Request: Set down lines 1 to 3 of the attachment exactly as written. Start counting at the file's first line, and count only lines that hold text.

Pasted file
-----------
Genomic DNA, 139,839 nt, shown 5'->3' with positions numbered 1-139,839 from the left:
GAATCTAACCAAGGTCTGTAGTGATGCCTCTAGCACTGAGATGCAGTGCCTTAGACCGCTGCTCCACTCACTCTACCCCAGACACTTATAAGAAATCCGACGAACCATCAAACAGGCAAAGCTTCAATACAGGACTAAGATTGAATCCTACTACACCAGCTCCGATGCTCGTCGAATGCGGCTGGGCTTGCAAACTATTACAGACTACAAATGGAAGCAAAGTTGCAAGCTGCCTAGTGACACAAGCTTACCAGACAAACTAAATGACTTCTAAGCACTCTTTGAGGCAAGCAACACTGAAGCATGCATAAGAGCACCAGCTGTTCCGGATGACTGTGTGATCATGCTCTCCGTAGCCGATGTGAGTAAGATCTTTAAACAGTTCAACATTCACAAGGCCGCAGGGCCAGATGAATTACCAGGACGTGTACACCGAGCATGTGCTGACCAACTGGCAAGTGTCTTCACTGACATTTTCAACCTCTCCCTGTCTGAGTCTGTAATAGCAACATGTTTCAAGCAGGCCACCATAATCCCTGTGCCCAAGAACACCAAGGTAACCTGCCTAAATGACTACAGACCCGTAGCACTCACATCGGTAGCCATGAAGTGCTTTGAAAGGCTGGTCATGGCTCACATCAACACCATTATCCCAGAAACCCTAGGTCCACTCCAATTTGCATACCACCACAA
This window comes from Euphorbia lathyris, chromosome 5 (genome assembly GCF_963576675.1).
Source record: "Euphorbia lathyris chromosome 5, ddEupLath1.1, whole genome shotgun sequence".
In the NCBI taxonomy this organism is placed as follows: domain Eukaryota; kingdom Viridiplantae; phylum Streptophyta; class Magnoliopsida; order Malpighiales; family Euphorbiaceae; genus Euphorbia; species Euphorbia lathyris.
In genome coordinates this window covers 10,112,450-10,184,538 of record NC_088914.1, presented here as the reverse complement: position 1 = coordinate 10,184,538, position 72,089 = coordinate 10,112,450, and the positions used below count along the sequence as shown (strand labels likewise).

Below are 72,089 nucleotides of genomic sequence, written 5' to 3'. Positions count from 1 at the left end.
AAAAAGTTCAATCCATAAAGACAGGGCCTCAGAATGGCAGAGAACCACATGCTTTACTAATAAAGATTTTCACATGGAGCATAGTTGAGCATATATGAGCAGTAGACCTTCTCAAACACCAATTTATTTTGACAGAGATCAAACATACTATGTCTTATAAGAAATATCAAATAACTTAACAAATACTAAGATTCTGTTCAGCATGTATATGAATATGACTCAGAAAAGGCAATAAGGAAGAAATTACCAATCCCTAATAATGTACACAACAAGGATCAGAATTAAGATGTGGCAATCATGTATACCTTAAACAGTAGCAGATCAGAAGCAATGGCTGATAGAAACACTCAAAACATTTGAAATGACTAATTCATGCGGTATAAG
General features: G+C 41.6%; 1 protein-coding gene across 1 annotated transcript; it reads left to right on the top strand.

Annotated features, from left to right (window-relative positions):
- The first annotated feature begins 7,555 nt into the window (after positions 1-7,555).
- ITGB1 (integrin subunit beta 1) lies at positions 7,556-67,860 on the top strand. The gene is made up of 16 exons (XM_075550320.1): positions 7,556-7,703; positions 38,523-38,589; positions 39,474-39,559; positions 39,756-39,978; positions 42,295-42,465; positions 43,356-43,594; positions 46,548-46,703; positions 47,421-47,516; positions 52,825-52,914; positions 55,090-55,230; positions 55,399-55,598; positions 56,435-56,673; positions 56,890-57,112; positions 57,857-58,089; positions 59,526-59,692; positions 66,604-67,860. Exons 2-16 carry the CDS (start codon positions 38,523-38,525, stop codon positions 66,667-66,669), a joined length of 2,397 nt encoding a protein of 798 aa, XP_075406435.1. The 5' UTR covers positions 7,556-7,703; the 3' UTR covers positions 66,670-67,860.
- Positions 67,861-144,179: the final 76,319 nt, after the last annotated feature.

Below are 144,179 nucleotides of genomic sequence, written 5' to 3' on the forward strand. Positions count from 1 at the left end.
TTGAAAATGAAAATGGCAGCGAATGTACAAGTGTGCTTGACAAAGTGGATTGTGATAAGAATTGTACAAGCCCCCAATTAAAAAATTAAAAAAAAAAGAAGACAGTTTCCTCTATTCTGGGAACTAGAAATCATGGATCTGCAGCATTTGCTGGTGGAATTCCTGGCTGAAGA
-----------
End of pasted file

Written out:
Genomic DNA, 139,839 nt, shown 5'->3' with positions numbered 1-139,839 from the left:
GAATCTAACCAAGGTCTGTAGTGATGCCTCTAGCACTGAGATGCAGTGCCTTAGACCGCTGCTCCACTCACTCTACCCCAGACACTTATAAGAAATCCGACGAACCATCAAACAGGCAAAGCTTCAATACAGGACTAAGATTGAATCCTACTACACCAGCTCCGATGCTCGTCGAATGCGGCTGGGCTTGCAAACTATTACAGACTACAAATGGAAGCAAAGTTGCAAGCTGCCTAGTGACACAAGCTTACCAGACAAACTAAATGACTTCTAAGCACTCTTTGAGGCAAGCAACACTGAAGCATGCATAAGAGCACCAGCTGTTCCGGATGACTGTGTGATCATGCTCTCCGTAGCCGATGTGAGTAAGATCTTTAAACAGTTCAACATTCACAAGGCCGCAGGGCCAGATGAATTACCAGGACGTGTACACCGAGCATGTGCTGACCAACTGGCAAGTGTCTTCACTGACATTTTCAACCTCTCCCTGTCTGAGTCTGTAATAGCAACATGTTTCAAGCAGGCCACCATAATCCCTGTGCCCAAGAACACCAAGGTAACCTGCCTAAATGACTACAGACCCGTAGCACTCACATCGGTAGCCATGAAGTGCTTTGAAAGGCTGGTCATGGCTCACATCAACACCATTATCCCAGAAACCCTAGGTCCACTCCAATTTGCATACCACCACAA
This window comes from Euphorbia lathyris, chromosome 5 (genome assembly GCF_963576675.1).